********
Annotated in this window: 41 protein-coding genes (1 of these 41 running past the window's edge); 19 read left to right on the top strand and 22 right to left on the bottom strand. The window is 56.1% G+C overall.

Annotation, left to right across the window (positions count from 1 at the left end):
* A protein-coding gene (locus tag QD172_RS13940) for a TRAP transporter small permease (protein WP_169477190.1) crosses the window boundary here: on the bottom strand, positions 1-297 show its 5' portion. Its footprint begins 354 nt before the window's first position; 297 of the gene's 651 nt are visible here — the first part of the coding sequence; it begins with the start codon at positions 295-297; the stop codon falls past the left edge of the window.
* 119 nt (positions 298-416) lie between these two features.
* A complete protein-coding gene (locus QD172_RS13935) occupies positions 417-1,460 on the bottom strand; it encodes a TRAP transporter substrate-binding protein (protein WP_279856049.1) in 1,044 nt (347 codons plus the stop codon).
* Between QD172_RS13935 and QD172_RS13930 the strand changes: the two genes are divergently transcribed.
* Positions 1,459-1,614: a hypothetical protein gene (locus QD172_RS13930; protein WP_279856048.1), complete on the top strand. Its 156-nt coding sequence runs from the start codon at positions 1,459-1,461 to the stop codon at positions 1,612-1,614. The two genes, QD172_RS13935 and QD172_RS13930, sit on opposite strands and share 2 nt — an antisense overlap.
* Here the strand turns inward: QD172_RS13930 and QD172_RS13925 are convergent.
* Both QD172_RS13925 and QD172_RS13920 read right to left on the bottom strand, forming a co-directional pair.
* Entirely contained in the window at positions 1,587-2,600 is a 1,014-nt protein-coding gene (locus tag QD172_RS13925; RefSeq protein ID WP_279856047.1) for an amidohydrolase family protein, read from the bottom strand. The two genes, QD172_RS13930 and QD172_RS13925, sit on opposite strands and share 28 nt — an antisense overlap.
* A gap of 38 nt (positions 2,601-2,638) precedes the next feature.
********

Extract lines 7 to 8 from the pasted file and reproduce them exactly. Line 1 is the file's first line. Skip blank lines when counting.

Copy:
* Positions 1,459-1,614: a hypothetical protein gene (locus QD172_RS13930; protein WP_279856048.1), complete on the top strand. Its 156-nt coding sequence runs from the start codon at positions 1,459-1,461 to the stop codon at positions 1,612-1,614. The two genes, QD172_RS13935 and QD172_RS13930, sit on opposite strands and share 2 nt — an antisense overlap.
* Here the strand turns inward: QD172_RS13930 and QD172_RS13925 are convergent.